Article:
Your faculty can be one of the most powerful selling factors for graduate student recruitment, even for programs that aren’t research-intensive.
Recruitment and research often act as opposing, siloed arms of the same institution. However, recruitment and admissions have a huge opportunity to use their institutions’ research as a recruitment tool. Having a solid research-to-recruitment strategy means you need to have a pulse on the work of your faculty and tell their stories like you would your most successful students.
Build a Research-Recruitment Relationship
Creating an open communication channel where you can receive updates on interesting research initiatives, faculty awards, speaking engagements, and media appearances will give you fantastic content to work with as you talk to potential students.
Depending on how your school is structured, this could mean forming a research-specific relationship with your marketing and communications team or directly with a contact on the faculty side. Set up regular meetings that work realistically with your goals and how much time you have to commit to this project. For some this could be weekly, for others this could be quarterly.
Once you identify the person who will be your link to research, consider asking them questions like:
- Who are the faculty members that students should be most excited to learn from?
- Which faculty members consistently receive excellent classroom evaluations? Why?
- Which faculty are up for teaching awards? Which faculty are up for major research funding?
- Who are the faculty that are most active online?
- How do faculty members prefer to be contacted with recruitment-specific requests? Do you know any faculty who would particularly be interested in this new initiative?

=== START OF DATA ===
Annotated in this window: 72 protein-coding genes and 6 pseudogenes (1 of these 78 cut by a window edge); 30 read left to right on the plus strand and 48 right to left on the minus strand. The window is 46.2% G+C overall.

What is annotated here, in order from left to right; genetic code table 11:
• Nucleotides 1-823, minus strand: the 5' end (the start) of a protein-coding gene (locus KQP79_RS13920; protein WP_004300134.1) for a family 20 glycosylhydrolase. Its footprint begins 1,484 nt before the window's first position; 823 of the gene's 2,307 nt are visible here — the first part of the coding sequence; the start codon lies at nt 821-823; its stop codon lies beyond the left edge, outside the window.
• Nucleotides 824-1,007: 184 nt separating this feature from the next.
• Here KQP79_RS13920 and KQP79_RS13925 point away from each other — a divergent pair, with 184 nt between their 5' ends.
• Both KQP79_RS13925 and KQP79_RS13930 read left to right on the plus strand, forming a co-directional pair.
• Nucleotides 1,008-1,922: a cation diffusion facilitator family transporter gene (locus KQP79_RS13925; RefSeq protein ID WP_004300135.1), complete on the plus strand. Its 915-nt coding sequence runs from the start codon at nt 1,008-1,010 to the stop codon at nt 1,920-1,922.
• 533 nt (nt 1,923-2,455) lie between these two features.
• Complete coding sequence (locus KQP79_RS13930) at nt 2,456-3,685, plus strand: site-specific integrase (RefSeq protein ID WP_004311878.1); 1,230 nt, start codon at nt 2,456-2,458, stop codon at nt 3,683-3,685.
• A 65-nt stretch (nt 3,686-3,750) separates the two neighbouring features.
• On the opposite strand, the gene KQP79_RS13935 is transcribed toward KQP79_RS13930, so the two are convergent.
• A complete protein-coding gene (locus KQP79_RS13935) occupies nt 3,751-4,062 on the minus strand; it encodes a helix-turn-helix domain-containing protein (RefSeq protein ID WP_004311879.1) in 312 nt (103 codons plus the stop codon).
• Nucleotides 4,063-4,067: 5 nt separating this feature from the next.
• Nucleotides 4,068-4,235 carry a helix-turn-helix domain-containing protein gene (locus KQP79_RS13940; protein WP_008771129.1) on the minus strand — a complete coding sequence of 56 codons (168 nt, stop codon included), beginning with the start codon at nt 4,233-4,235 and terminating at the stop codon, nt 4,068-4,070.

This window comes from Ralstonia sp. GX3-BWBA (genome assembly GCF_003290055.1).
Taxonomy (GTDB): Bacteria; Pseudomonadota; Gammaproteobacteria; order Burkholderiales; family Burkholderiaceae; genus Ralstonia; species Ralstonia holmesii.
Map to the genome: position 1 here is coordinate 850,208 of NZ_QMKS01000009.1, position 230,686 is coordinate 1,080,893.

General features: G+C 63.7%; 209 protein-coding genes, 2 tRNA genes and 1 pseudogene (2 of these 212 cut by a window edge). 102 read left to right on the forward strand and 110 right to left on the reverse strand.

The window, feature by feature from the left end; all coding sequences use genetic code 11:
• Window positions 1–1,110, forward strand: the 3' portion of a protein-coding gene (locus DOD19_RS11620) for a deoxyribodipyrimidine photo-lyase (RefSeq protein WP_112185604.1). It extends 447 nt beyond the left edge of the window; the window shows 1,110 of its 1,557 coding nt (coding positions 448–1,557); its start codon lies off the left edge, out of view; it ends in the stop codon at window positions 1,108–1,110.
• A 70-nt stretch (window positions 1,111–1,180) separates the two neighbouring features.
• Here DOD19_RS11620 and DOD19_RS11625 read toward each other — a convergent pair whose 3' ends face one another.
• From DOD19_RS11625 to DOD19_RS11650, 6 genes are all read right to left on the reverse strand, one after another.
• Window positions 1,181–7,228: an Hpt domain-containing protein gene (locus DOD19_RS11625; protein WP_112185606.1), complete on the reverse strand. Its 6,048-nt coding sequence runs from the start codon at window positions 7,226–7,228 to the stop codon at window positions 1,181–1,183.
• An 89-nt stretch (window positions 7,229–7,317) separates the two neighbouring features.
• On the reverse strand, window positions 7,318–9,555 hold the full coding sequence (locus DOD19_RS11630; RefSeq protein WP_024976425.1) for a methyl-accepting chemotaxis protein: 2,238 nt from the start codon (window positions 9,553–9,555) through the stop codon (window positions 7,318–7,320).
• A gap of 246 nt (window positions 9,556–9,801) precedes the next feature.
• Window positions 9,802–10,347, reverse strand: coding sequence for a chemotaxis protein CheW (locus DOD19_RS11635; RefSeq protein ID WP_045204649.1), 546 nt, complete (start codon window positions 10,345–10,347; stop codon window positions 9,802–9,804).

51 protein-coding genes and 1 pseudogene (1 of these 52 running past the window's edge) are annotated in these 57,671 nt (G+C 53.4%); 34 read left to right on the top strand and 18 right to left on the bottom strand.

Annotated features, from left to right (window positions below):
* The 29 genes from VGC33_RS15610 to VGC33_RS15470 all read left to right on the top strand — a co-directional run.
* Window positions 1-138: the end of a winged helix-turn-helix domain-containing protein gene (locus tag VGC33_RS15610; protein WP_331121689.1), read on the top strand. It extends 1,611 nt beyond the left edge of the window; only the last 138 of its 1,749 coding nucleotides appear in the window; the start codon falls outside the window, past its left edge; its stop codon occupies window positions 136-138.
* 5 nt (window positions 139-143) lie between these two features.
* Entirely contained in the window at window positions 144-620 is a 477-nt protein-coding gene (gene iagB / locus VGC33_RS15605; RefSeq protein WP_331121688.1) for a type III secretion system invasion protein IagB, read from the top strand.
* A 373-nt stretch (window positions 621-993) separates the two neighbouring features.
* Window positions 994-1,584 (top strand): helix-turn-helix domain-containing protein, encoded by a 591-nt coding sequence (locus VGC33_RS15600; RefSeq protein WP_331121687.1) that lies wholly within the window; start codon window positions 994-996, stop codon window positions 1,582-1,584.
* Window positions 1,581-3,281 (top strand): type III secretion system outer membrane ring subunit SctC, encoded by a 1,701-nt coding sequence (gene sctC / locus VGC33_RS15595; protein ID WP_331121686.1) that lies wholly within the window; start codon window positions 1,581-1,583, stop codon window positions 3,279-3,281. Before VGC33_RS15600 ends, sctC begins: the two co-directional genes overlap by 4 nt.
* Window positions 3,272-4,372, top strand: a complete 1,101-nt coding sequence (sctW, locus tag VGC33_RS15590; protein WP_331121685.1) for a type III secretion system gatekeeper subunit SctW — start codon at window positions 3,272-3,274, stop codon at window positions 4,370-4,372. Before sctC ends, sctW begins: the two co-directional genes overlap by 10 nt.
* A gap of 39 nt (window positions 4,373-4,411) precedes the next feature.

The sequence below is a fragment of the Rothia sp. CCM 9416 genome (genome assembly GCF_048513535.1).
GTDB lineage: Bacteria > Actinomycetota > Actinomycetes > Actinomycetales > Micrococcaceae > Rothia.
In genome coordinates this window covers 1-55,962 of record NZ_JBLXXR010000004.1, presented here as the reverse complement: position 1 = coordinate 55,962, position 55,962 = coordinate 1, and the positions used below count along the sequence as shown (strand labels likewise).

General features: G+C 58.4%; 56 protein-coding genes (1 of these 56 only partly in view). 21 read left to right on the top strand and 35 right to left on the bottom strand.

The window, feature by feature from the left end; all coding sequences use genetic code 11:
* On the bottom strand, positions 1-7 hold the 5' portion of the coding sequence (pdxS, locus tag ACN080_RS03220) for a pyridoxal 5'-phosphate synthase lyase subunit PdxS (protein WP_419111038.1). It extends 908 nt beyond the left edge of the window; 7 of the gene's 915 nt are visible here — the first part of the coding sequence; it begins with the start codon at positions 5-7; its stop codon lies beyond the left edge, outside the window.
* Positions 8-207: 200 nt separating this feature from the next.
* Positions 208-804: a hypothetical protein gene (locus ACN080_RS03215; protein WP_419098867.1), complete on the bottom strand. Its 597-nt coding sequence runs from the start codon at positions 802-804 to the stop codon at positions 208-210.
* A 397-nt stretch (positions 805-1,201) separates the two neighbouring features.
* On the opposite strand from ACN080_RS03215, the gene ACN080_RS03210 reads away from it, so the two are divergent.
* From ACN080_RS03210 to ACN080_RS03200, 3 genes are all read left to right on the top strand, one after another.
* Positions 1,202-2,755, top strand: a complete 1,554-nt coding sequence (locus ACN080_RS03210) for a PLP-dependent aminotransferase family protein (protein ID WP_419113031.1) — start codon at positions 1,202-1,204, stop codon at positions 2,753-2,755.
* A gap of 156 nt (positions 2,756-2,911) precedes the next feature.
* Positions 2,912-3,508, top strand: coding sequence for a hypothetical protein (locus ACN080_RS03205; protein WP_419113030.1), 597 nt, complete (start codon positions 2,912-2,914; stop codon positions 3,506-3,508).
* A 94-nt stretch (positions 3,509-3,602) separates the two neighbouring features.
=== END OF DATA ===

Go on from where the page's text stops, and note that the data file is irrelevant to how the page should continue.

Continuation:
- What interesting or important new research is coming out in the next six months? How will the school broadcast it?
Identify Your Faculty Rockstars
Even if your school is not a top-ranked, highly-funded research institution, you have faculty rockstars. They could be contributing to valuable research, doing unique things in the classroom, running interesting side initiatives, or initiating change in the community.
Once you identify these faculty members, create short summaries of their research specializations you can build into a handy ‘cheat sheet’ for your team. Putting the spotlight on your faculty members in recruitment communications, at events, and in conversations with potential students, can excite and entice potential students with the opportunity to learn from these interesting and intelligent individuals.
Tell research stories
Whether it’s working with your internal research department, marketing, and media relations, or with faculty directly, you need to find ways to tell faculty stories.
Create and share online content that shows the real world impact of your faculty’s research. There are dozens of forms this content could take. Really, here are a dozen ideas:
- Write a short blog post on relevant new research, highlighting the findings, like UCLA has done in the example below.
- Share a link to a news article that a faculty member contributed ‘expert insight’ in your next newsletter or social media post.
- Feature a faculty member’s comments on a current event, this could be a blog post, video, live event, or a social media post.
- Share faculty profiles in your emails and on your blog that are written with students in mind (unlike the research-based biographies on your website).
- Tweet a quote from a faculty member on a newsworthy issue or offering a study tip.